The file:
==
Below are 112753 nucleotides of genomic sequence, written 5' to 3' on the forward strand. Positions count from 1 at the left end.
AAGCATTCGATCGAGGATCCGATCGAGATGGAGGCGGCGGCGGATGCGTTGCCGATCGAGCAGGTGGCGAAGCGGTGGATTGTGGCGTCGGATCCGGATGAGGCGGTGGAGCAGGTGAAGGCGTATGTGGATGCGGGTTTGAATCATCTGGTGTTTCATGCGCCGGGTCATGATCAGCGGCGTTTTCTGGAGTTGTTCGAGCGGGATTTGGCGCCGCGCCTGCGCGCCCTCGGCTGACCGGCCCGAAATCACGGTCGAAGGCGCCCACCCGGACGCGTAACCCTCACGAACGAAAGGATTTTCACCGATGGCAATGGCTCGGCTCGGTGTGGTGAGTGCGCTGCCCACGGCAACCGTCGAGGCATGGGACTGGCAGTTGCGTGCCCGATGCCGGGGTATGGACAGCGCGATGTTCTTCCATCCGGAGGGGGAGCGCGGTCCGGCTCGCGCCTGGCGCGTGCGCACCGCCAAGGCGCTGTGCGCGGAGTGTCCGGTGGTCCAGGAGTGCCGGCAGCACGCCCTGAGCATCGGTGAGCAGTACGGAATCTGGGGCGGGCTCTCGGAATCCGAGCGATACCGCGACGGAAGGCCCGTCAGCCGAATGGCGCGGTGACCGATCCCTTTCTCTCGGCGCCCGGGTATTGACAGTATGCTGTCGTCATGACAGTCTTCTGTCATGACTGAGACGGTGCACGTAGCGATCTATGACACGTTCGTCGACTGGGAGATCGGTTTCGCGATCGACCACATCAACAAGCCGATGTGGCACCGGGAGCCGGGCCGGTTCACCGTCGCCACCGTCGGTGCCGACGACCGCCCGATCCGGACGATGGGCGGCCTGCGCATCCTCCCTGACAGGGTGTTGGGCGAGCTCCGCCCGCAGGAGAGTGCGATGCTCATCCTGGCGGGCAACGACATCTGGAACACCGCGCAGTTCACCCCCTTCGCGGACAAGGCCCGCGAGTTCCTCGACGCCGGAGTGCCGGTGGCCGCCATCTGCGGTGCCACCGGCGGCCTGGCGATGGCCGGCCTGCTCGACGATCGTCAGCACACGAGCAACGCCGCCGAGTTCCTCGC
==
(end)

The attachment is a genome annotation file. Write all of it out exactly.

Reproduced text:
Below are 112753 nucleotides of genomic sequence, written 5' to 3' on the forward strand. Positions count from 1 at the left end.
AAGCATTCGATCGAGGATCCGATCGAGATGGAGGCGGCGGCGGATGCGTTGCCGATCGAGCAGGTGGCGAAGCGGTGGATTGTGGCGTCGGATCCGGATGAGGCGGTGGAGCAGGTGAAGGCGTATGTGGATGCGGGTTTGAATCATCTGGTGTTTCATGCGCCGGGTCATGATCAGCGGCGTTTTCTGGAGTTGTTCGAGCGGGATTTGGCGCCGCGCCTGCGCGCCCTCGGCTGACCGGCCCGAAATCACGGTCGAAGGCGCCCACCCGGACGCGTAACCCTCACGAACGAAAGGATTTTCACCGATGGCAATGGCTCGGCTCGGTGTGGTGAGTGCGCTGCCCACGGCAACCGTCGAGGCATGGGACTGGCAGTTGCGTGCCCGATGCCGGGGTATGGACAGCGCGATGTTCTTCCATCCGGAGGGGGAGCGCGGTCCGGCTCGCGCCTGGCGCGTGCGCACCGCCAAGGCGCTGTGCGCGGAGTGTCCGGTGGTCCAGGAGTGCCGGCAGCACGCCCTGAGCATCGGTGAGCAGTACGGAATCTGGGGCGGGCTCTCGGAATCCGAGCGATACCGCGACGGAAGGCCCGTCAGCCGAATGGCGCGGTGACCGATCCCTTTCTCTCGGCGCCCGGGTATTGACAGTATGCTGTCGTCATGACAGTCTTCTGTCATGACTGAGACGGTGCACGTAGCGATCTATGACACGTTCGTCGACTGGGAGATCGGTTTCGCGATCGACCACATCAACAAGCCGATGTGGCACCGGGAGCCGGGCCGGTTCACCGTCGCCACCGTCGGTGCCGACGACCGCCCGATCCGGACGATGGGCGGCCTGCGCATCCTCCCTGACAGGGTGTTGGGCGAGCTCCGCCCGCAGGAGAGTGCGATGCTCATCCTGGCGGGCAACGACATCTGGAACACCGCGCAGTTCACCCCCTTCGCGGACAAGGCCCGCGAGTTCCTCGACGCCGGAGTGCCGGTGGCCGCCATCTGCGGTGCCACCGGCGGCCTGGCGATGGCCGGCCTGCTCGACGATCGTCAGCACACGAGCAACGCCGCCGAGTTCCTCGC